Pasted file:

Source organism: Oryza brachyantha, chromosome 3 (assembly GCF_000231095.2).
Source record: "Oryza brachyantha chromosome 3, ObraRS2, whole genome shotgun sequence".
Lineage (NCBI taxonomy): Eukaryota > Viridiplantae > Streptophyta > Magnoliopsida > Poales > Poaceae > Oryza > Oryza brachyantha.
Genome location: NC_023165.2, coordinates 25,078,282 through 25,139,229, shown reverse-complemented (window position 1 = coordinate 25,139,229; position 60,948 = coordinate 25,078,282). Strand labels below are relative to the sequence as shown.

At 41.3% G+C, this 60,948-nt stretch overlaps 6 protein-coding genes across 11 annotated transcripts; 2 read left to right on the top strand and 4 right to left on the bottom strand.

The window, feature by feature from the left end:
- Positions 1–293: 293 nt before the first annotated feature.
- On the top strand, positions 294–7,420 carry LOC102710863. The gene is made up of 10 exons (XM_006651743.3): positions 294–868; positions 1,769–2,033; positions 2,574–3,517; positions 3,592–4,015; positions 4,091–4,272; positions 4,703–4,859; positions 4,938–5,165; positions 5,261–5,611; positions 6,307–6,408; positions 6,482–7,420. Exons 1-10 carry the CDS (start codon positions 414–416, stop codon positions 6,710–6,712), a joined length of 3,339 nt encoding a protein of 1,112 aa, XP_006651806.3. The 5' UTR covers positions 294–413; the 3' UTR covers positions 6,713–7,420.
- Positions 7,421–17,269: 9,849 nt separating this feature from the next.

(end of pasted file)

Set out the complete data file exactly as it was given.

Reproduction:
Source organism: Oryza brachyantha, chromosome 3 (assembly GCF_000231095.2).
Source record: "Oryza brachyantha chromosome 3, ObraRS2, whole genome shotgun sequence".
Lineage (NCBI taxonomy): Eukaryota > Viridiplantae > Streptophyta > Magnoliopsida > Poales > Poaceae > Oryza > Oryza brachyantha.
Genome location: NC_023165.2, coordinates 25,078,282 through 25,139,229, shown reverse-complemented (window position 1 = coordinate 25,139,229; position 60,948 = coordinate 25,078,282). Strand labels below are relative to the sequence as shown.

At 41.3% G+C, this 60,948-nt stretch overlaps 6 protein-coding genes across 11 annotated transcripts; 2 read left to right on the top strand and 4 right to left on the bottom strand.

The window, feature by feature from the left end:
- Positions 1–293: 293 nt before the first annotated feature.
- On the top strand, positions 294–7,420 carry LOC102710863. The gene is made up of 10 exons (XM_006651743.3): positions 294–868; positions 1,769–2,033; positions 2,574–3,517; positions 3,592–4,015; positions 4,091–4,272; positions 4,703–4,859; positions 4,938–5,165; positions 5,261–5,611; positions 6,307–6,408; positions 6,482–7,420. Exons 1-10 carry the CDS (start codon positions 414–416, stop codon positions 6,710–6,712), a joined length of 3,339 nt encoding a protein of 1,112 aa, XP_006651806.3. The 5' UTR covers positions 294–413; the 3' UTR covers positions 6,713–7,420.
- Positions 7,421–17,269: 9,849 nt separating this feature from the next.